The Market Today

Brexit Weighs on BOE Outlook

by Craig Dismuke, Dudley Carter


Initial Jobless Claims Drop after Teachers’ Strike and Shutdown: Initial jobless claims for the week ending February 2 pulled back from an elevated 253k to 234k. Looking at the claims data by state, it appears the previous week’s elevated claims came primarily from the California teachers’ strike where reports of 36,000 teachers went on strike for one week. Claims in California jumped to 56.8k for the week ending January 26, 17k above their 12-month average.  The government shutdown appears to have had a smaller impact.  The state-level claims data show new filings were above trend in Maryland, Virginia, and Washington D.C., collectively, by just 10k in the January reports.


Bloomberg Survey to Reflect New Fed Paradigm: At 8:45 a.m. CT, Bloomberg will release their January survey of economists.  With the market paradigm shifting from believing the Fed’s next move will be a rate hike to it being a rate cut, shorter Treasury yields have entered established a new, lower trading range.  The 2-year Treasury yield was trending between 2.80% and 3.00% between September and mid-December but has since found a range between 2.40% and 2.60%.  Given the market’s conviction that the next move will be a cut (we continue to project the next move will be a hike), we slightly lowered our 2-year yield projections for the next several quarters.  Apart from this, we expect to see very few changes to economists’ forecasts.


Fedspeak to Include Discussions on the Appropriate Level for Interest Rates: Fed Vice Chair Richard Clarida will speak this morning at a Czech National Bank conference, discussing research he completed in 2017 on global factors and their impact on the neutral rate.  Given the recent discussion about the neutral rate, today’s comments should provide insight one Fed governor’s view of how the proverbial neutral rate is evolving.  Also on the calendar today are Dallas Bank President Kaplan and St. Louis Bank President Bullard. Bullard is a voting member this year and has been an advocate for re-evaluating the appropriate level of Fed Funds, with a bias toward that level being lower.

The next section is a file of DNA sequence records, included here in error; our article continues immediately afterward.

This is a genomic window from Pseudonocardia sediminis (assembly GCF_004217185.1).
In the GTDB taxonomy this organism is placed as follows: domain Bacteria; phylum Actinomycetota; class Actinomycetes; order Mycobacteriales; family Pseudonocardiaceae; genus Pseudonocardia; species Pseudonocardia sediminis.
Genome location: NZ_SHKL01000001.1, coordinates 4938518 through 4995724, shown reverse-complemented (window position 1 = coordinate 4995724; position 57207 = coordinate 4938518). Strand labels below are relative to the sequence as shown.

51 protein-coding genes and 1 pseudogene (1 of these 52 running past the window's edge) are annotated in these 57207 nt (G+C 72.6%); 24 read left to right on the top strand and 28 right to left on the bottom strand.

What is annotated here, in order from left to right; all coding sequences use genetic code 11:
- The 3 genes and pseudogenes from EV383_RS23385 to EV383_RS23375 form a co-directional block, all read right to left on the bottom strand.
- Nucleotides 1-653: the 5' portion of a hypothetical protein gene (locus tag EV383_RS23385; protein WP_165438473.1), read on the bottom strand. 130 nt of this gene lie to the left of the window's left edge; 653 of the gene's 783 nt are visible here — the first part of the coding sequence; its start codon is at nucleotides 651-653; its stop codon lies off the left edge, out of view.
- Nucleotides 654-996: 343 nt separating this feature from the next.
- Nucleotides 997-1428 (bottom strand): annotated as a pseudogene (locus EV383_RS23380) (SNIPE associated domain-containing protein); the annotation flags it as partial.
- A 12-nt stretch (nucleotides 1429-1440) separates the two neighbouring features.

Yesterday – Stocks Broke Recent Win Streak While Treasury Yields Held Steady: U.S. stocks faded an opening jump and spent the entirety of Wednesday’s session floundering in modestly negative territory. The Dow ended 0.1% lower while the S&P dipped a slightly greater 0.2% and the Nasdaq lagged with a 0.4% loss. The S&P 500’s daily decline snapped a five-day winning streak for Wall Street that had pushed the index to its highest level since December 3. The communication services sector was the biggest drag on overall sentiment, down 1.5% on double-digit declines for multiple media stocks. Electronic Arts (Tuesday after-market) and Take-Two Interactive Software (Wednesday pre-market) posted mixed earnings results and disappointing revenue guidance. Seven other sectors also fell below Tuesday’s close while three others saw modest gains; healthcare stocks rose 0.4% and were top performers. Treasury yields dipped with German Bunds after an unexpected decline in German factory orders and were lower for most of the U.S. morning session. However, yields popped after an auction of 10-year notes tailed slightly (2.689% awarded versus 2.681% when-issued) on a bid-to-cover ratio (2.35x) that was weaker than the average of the last four auctions (2.50x). For the day, the 2-year (2.52%) and 10-year (2.70%) yields were less than 0.5 bp changed.